Dark Sun: The Making of the Hydrogen Bomb
by Richard Rhodes
Simon Schuster 1995
Big thick grinder of a book. Definitely not light reading. ‘Bout six hundred pages of densely worded information overload followed by another hundred pages of notes, glossary, and such all. Dark Sun is the kind of book you leave on the nightstand to read and knock yourself out with so you can get some sleep. Except that it’ll give you nightmares.
Richard Rhodes did his homework on this one, boys and girls, and it shows. It’s got everything. All the way from side issues like the Korean War to nitty gritty items like lithium deuteride. Everybody from Lavrenti Beria to Hoyt Vandenberg.
The development of the hydrogen bomb has shaped your life in ways subtle and direct. From your computer to the satellite that brings you reruns of I Love Lucy. Thermonuclear thinking was the midwife to this and more. And while you’re at it, be glad that you’ve got a life to be shaped.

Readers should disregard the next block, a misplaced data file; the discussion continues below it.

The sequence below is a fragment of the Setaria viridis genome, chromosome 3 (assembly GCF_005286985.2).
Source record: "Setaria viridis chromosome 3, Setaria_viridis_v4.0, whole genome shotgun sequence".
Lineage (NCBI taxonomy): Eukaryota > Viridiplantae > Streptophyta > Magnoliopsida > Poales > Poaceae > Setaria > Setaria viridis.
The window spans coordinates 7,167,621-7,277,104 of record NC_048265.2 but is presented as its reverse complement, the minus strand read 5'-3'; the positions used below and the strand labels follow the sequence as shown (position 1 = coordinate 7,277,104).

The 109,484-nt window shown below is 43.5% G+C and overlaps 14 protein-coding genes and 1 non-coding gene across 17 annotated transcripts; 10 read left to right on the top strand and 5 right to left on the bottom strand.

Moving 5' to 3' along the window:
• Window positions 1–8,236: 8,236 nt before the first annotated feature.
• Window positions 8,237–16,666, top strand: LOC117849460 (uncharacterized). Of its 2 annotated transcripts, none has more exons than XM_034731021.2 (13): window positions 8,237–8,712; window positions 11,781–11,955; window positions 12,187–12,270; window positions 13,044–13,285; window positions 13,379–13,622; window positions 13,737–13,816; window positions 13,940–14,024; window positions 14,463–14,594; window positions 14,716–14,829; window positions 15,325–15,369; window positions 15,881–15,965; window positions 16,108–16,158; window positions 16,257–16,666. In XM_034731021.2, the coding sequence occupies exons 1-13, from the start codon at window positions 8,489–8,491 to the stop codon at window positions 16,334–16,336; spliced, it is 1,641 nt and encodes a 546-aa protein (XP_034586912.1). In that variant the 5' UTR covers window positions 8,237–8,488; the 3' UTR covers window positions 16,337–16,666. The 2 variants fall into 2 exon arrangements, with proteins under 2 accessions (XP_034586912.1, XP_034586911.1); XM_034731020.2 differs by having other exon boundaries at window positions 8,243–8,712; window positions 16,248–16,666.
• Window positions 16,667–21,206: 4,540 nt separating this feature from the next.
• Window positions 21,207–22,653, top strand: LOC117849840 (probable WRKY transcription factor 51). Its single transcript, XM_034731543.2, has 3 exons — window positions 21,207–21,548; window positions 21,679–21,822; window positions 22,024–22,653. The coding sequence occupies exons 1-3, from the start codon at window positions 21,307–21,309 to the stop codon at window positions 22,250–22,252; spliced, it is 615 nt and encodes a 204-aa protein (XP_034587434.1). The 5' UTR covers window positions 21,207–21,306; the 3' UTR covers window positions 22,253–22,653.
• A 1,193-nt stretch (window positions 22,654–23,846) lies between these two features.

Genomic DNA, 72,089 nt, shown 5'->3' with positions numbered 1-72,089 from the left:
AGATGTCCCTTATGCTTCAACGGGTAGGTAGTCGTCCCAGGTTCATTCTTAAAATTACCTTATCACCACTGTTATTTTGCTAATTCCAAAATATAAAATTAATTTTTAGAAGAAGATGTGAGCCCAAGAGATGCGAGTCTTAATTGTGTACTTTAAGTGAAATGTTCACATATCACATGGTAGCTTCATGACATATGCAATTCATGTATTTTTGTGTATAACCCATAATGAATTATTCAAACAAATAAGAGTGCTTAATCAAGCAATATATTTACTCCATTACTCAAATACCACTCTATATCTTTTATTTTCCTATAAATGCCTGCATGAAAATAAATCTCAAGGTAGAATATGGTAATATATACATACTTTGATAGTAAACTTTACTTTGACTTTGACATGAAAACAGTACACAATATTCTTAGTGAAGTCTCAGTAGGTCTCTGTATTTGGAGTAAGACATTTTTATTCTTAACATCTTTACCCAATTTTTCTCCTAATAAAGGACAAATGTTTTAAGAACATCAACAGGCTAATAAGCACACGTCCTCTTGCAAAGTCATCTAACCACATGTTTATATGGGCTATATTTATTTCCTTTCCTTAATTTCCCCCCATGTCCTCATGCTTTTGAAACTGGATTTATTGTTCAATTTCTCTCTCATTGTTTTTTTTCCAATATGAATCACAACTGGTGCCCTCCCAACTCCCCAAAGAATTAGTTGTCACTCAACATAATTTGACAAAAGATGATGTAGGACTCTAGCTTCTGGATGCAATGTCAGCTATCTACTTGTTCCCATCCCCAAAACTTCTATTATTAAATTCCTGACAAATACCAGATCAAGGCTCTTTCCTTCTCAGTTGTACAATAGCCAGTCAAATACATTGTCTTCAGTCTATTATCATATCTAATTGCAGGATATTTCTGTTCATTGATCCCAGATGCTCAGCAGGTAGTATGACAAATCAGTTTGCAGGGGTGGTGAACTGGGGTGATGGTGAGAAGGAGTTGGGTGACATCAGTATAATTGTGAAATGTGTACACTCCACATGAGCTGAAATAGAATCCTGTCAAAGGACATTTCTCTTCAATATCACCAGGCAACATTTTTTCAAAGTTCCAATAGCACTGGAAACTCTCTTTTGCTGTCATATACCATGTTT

You WILL NOT believe what General Curtis LeMay was trying to do in the ’50s. Playing with his goddamned Strategic Air Command like a seven-year-old plays with a G.I. Joe. Curtis thought a thermonuclear exchange between Russia and the U.S. would be a good idea. Sure, we’ll take a few lumps, but we’ll wipe the heathen bastards completely off the face of the earth. Brrr… Curtis worked diligently to provoke such an exchange, and damn near pulled it off. Whew.
And as a special bonus, Dark Sun gives you the diagrams to build your own thermonuclear device. Primitive perhaps, but who can argue with a 10.4 megaton yield? Where you come up with the liquid deuterium, enriched uranium, and plutonium to make this little home project is strictly your own affair, however.
The road to hell is paved with … uranium hexafluoride.